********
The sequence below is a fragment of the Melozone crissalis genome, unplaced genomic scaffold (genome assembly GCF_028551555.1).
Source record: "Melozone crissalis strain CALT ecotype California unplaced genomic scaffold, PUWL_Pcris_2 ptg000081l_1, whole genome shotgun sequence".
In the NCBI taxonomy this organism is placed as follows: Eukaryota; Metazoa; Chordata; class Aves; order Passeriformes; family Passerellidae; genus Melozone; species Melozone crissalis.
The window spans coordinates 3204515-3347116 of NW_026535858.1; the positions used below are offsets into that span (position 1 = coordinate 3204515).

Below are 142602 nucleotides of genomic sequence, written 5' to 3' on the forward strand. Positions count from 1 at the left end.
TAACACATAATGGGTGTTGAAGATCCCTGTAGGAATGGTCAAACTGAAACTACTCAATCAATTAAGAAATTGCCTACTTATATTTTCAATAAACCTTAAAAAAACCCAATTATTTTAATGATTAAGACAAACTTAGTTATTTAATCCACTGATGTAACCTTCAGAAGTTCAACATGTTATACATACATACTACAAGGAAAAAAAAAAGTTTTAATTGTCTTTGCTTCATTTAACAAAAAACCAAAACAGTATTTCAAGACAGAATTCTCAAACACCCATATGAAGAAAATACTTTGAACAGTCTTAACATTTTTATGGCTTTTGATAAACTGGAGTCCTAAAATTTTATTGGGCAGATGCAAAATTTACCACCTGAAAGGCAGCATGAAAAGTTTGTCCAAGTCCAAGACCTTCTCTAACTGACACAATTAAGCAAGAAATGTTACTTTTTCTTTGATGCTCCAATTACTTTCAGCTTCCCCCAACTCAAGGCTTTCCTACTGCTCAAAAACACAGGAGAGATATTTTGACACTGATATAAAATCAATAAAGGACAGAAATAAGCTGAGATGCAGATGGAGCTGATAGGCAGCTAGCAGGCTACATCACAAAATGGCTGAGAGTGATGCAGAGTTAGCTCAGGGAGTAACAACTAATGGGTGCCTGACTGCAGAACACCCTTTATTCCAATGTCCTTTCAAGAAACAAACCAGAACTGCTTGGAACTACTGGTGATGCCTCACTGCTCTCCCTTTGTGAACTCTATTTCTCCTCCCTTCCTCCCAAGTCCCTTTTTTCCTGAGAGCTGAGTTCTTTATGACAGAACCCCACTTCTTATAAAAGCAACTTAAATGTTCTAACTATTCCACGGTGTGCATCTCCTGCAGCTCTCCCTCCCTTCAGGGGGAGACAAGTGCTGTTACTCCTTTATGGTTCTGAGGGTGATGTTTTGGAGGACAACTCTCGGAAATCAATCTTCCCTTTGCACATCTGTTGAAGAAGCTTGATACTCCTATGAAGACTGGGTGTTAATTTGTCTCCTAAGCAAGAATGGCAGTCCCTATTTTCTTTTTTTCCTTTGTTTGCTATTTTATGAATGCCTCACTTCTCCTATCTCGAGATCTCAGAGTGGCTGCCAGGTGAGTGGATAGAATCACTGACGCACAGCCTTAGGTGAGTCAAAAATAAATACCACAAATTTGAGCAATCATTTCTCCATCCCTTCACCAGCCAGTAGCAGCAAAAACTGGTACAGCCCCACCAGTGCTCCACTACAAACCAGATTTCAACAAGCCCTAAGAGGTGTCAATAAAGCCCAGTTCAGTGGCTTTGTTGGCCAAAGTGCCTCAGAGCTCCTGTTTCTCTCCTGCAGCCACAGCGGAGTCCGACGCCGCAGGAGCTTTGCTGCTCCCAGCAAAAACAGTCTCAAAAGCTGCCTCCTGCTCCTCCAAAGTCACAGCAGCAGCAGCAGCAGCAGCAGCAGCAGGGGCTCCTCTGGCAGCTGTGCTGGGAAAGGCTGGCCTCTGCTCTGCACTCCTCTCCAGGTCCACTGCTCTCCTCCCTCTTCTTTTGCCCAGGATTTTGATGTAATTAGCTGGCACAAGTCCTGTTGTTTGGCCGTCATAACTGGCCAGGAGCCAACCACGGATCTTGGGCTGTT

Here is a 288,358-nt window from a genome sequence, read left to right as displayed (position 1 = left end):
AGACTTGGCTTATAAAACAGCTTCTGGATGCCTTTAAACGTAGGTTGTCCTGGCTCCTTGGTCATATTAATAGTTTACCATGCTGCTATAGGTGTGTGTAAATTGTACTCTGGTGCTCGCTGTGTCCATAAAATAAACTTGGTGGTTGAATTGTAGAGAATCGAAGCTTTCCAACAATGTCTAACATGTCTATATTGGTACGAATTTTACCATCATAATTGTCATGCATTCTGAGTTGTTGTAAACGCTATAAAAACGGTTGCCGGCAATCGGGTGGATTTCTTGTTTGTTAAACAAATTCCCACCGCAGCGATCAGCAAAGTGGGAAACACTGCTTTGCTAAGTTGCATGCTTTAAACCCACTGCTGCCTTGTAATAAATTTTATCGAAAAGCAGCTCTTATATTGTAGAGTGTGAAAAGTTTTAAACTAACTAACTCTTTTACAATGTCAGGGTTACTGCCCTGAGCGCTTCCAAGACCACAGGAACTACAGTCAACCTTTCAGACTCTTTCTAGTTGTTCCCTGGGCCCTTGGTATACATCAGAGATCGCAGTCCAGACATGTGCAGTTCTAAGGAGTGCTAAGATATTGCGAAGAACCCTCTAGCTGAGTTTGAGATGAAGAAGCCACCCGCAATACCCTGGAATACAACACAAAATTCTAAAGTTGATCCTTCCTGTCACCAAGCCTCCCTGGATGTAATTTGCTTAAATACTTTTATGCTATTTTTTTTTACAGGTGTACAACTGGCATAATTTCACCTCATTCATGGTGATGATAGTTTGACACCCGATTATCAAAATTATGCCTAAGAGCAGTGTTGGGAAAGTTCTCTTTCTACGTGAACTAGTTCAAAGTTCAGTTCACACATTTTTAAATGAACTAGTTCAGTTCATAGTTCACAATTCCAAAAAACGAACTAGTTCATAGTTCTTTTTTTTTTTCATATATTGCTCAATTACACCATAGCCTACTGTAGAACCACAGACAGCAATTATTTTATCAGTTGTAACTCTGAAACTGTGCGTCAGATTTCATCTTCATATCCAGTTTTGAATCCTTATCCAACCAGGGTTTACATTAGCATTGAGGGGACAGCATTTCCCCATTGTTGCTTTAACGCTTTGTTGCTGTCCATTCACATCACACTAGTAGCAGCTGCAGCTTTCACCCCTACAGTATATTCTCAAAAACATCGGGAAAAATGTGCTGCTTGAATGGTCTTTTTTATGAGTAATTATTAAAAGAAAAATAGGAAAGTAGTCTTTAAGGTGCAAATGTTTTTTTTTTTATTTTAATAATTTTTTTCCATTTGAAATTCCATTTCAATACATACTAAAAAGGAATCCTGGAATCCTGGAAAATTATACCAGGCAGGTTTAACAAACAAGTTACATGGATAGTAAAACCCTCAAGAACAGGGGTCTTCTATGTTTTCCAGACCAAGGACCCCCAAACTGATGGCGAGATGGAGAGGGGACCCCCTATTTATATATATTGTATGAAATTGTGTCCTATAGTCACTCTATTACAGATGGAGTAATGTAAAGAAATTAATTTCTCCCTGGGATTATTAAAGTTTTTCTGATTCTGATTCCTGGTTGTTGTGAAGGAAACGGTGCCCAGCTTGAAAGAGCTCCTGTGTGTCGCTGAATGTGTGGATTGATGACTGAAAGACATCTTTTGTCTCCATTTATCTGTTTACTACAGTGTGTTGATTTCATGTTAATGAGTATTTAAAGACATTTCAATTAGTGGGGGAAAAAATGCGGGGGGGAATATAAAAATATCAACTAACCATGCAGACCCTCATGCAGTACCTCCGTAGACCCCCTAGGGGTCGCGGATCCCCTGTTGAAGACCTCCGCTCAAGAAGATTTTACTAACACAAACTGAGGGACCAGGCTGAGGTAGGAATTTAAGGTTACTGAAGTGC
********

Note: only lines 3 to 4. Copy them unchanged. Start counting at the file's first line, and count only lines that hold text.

In the NCBI taxonomy this organism is placed as follows: Eukaryota; Metazoa; Chordata; class Aves; order Passeriformes; family Passerellidae; genus Melozone; species Melozone crissalis.
The window spans coordinates 3204515-3347116 of NW_026535858.1; the positions used below are offsets into that span (position 1 = coordinate 3204515).